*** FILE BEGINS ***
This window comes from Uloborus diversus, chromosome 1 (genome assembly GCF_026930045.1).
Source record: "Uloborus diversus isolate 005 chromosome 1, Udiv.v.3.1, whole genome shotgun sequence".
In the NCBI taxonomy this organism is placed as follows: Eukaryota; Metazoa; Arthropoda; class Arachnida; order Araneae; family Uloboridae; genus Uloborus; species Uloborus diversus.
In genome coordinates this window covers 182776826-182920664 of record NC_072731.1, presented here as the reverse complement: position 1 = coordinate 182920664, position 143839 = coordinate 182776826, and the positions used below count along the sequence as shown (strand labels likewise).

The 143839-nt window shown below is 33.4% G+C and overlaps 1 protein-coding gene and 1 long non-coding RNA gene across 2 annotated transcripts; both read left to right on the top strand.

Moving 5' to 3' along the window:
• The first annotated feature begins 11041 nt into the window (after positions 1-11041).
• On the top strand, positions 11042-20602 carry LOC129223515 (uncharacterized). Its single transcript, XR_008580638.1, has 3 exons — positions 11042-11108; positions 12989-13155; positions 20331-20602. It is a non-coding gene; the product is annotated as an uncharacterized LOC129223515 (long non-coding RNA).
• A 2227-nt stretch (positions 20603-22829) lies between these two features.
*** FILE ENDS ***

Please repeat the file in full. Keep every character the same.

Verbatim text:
This window comes from Uloborus diversus, chromosome 1 (genome assembly GCF_026930045.1).
Source record: "Uloborus diversus isolate 005 chromosome 1, Udiv.v.3.1, whole genome shotgun sequence".
In the NCBI taxonomy this organism is placed as follows: Eukaryota; Metazoa; Arthropoda; class Arachnida; order Araneae; family Uloboridae; genus Uloborus; species Uloborus diversus.
In genome coordinates this window covers 182776826-182920664 of record NC_072731.1, presented here as the reverse complement: position 1 = coordinate 182920664, position 143839 = coordinate 182776826, and the positions used below count along the sequence as shown (strand labels likewise).

The 143839-nt window shown below is 33.4% G+C and overlaps 1 protein-coding gene and 1 long non-coding RNA gene across 2 annotated transcripts; both read left to right on the top strand.

Moving 5' to 3' along the window:
• The first annotated feature begins 11041 nt into the window (after positions 1-11041).
• On the top strand, positions 11042-20602 carry LOC129223515 (uncharacterized). Its single transcript, XR_008580638.1, has 3 exons — positions 11042-11108; positions 12989-13155; positions 20331-20602. It is a non-coding gene; the product is annotated as an uncharacterized LOC129223515 (long non-coding RNA).
• A 2227-nt stretch (positions 20603-22829) lies between these two features.